However, Dr Semenov is still optimistic wheat yields can be improved.
He said: “A vast natural genetic variation exists for different traits in wheat. In the last few decades substantial progress has been made in identifying the genes associated with key traits for wheat improvement and adaptation.
“At the same time, modern plant breeding technology has advanced, including gene mapping, molecular marker-assisted breeding, genomics-assisted breeding and gene editing. These genetic resources and technical advances therefore provide opportunities to develop well adapted, climate smart, wheat cultivars for future climates.”
Wheat is one of the key staple crops for global food security, providing about 20% of total dietary calories and protein, and Europe is a major wheat producer, contributing around 35% of global wheat production.
It has been predicted that global food production needs to increase by about 70% by 2050 to feed an estimated 9 billion people.
About Rothamsted Research
Rothamsted Research is the longest-running agricultural research institute in the world. We work from gene to field with a proud history of ground-breaking discoveries, from crop treatment to crop protection, from statistical interpretation to soils management. Our founders, in 1843, were the pioneers of modern agriculture, and we are known for our imaginative science and our collaborative influence on fresh thinking and farming practices.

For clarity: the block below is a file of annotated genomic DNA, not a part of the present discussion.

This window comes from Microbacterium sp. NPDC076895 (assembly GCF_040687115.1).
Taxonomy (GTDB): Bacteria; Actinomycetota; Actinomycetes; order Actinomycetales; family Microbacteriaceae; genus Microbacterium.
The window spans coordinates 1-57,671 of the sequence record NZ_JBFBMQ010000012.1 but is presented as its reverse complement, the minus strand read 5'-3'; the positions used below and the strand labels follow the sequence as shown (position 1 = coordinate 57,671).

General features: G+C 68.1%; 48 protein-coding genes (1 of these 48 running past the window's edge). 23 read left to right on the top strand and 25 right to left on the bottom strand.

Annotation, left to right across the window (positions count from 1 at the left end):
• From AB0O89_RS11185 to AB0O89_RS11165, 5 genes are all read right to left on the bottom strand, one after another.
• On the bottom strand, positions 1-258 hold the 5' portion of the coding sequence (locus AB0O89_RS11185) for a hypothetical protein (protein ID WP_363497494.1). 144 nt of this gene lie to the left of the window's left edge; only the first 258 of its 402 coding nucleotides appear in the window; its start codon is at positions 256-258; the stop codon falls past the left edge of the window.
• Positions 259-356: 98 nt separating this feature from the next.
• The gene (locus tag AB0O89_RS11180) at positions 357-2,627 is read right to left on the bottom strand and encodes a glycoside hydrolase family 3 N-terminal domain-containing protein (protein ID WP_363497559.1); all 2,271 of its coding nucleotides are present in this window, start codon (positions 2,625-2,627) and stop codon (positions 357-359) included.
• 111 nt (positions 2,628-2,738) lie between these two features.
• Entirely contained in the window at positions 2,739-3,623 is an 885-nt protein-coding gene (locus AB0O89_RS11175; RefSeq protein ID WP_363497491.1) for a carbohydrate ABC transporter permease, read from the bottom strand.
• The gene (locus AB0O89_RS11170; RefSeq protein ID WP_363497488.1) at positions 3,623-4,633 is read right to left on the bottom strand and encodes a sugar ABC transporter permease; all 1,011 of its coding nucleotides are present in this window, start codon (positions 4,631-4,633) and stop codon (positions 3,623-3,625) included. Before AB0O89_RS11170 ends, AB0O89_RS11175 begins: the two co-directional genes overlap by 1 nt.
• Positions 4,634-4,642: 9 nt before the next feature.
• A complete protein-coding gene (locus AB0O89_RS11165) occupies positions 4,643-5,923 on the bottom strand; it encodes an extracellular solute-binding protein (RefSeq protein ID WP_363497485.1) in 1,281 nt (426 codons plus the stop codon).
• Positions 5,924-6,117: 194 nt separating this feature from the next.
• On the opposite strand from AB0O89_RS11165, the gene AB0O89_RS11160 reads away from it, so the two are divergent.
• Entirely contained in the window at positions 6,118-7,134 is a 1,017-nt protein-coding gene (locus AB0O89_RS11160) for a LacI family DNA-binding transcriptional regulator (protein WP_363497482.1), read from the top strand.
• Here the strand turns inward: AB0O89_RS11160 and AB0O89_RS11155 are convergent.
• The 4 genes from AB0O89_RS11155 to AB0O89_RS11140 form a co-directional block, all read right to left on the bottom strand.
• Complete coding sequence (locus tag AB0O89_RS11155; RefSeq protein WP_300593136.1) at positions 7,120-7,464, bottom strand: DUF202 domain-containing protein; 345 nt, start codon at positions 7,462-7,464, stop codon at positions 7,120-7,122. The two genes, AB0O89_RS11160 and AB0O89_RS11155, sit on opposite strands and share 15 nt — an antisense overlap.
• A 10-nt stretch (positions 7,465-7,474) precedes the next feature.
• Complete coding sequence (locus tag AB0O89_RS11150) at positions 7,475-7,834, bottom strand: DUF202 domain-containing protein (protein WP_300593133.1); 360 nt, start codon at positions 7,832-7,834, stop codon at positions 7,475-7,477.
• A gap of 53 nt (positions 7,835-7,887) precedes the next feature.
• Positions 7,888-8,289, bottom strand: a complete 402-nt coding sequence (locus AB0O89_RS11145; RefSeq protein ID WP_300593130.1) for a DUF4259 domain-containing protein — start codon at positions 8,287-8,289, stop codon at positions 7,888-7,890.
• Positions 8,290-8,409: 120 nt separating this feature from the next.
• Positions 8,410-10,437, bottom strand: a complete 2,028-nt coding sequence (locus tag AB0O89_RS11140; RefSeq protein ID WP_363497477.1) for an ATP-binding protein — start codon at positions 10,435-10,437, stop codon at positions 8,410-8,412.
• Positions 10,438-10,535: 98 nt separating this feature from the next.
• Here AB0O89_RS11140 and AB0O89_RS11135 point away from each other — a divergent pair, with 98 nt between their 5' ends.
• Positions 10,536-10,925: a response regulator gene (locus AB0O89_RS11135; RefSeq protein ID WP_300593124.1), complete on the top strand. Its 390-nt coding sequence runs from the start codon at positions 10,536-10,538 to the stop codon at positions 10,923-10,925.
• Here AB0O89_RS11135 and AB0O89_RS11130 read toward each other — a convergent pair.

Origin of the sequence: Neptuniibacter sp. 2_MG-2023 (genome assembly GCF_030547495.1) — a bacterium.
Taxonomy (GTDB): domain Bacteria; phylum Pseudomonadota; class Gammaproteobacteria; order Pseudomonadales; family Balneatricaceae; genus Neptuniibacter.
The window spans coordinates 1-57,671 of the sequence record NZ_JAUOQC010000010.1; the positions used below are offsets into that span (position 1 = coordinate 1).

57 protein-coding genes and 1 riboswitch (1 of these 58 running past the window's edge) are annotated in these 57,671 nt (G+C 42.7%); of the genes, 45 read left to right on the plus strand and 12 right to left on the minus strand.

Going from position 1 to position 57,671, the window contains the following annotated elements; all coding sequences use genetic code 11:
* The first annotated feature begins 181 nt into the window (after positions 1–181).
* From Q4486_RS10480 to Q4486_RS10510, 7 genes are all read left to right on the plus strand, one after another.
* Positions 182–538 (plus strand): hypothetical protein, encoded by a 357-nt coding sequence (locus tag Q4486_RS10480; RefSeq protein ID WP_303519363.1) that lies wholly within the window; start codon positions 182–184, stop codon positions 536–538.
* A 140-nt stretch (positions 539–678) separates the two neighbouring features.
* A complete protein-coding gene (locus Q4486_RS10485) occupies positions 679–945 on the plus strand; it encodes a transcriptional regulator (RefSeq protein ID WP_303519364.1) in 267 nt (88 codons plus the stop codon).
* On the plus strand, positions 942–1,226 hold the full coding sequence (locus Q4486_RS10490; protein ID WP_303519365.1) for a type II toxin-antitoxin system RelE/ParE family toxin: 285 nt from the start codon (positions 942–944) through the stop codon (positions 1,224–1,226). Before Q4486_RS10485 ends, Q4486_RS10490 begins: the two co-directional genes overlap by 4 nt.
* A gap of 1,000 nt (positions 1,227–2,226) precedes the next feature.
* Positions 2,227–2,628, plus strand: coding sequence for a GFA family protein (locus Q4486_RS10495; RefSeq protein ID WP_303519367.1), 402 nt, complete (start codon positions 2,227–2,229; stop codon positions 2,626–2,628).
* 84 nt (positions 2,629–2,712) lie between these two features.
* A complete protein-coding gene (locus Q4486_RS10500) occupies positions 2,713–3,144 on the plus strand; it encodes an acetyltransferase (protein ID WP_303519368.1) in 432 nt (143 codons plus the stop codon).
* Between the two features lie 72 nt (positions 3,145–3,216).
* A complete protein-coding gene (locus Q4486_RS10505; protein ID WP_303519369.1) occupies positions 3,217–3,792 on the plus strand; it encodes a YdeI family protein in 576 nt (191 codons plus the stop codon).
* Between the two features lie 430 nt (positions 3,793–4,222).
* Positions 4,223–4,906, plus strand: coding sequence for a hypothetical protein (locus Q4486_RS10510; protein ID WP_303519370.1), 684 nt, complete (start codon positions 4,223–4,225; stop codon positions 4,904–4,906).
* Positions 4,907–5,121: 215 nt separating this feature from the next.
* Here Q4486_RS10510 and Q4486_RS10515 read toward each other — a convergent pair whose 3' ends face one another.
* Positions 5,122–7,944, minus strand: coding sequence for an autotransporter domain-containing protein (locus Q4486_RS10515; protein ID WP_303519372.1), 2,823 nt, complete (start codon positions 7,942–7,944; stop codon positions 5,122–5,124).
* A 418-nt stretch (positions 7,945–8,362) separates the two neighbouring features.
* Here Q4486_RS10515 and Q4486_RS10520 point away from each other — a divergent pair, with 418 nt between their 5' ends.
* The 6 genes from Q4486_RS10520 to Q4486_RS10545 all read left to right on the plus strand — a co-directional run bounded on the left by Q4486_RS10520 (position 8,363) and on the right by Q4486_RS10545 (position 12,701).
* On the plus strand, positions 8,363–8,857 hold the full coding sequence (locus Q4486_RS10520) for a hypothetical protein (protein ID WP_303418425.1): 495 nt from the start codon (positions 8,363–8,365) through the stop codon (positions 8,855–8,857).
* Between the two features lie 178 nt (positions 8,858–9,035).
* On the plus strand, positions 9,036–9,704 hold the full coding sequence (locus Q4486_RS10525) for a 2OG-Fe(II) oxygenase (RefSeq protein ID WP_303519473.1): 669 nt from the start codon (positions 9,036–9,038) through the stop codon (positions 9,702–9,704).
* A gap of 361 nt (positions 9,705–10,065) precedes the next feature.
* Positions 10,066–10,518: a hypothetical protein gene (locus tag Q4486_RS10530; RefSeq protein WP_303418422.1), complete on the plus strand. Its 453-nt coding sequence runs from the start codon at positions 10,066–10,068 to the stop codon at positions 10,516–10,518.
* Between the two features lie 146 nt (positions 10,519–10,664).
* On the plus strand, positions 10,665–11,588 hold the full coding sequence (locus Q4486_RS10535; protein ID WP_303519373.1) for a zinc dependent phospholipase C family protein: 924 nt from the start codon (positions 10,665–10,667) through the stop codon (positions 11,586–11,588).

Through independent science and innovation, we make significant contributions to improving agri-food systems in the UK and internationally. In terms of the institute’s economic contribution, the cumulative impact of our work in the UK was calculated to exceed £3000 million a year in 20151. Our strength lies in our systems approach, which combines science and strategic research, interdisciplinary teams and partnerships.
Rothamsted is also home to three unique resources. These National Capabilities are open to researchers from all over the world: The Long-Term Experiments, Rothamsted Insect Survey and the North Wyke Farm Platform.
We are strategically funded by the Biotechnology and Biological Sciences Research Council (BBSRC), with additional support from other national and international funding streams, and from industry. We are also supported by the Lawes Agricultural Trust (LAT).
For more information, visit https://www.rothamsted.ac.uk/; Twitter @Rothamsted
1Rothamsted Research and the Value of Excellence: A synthesis of the available evidence, by Séan Rickard (Oct 2015)
The Biotechnology and Biological Sciences Research Council is part of UK Research and Innovation, a non-departmental public body funded by a grant-in-aid from the UK government.
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The Lawes Agricultural Trust, established in 1889 by Sir John Bennet Lawes, supports Rothamsted Research’s national and international agricultural science through the provision of land, facilities and funding. LAT, a charitable trust, owns the estates at Harpenden and Broom's Barn, including many of the buildings used by Rothamsted Research. LAT provides an annual research grant to the Director, accommodation for nearly 200 people, and support for fellowships for young scientists from developing countries. LAT also makes capital grants to help modernise facilities at Rothamsted, or invests in new buildings.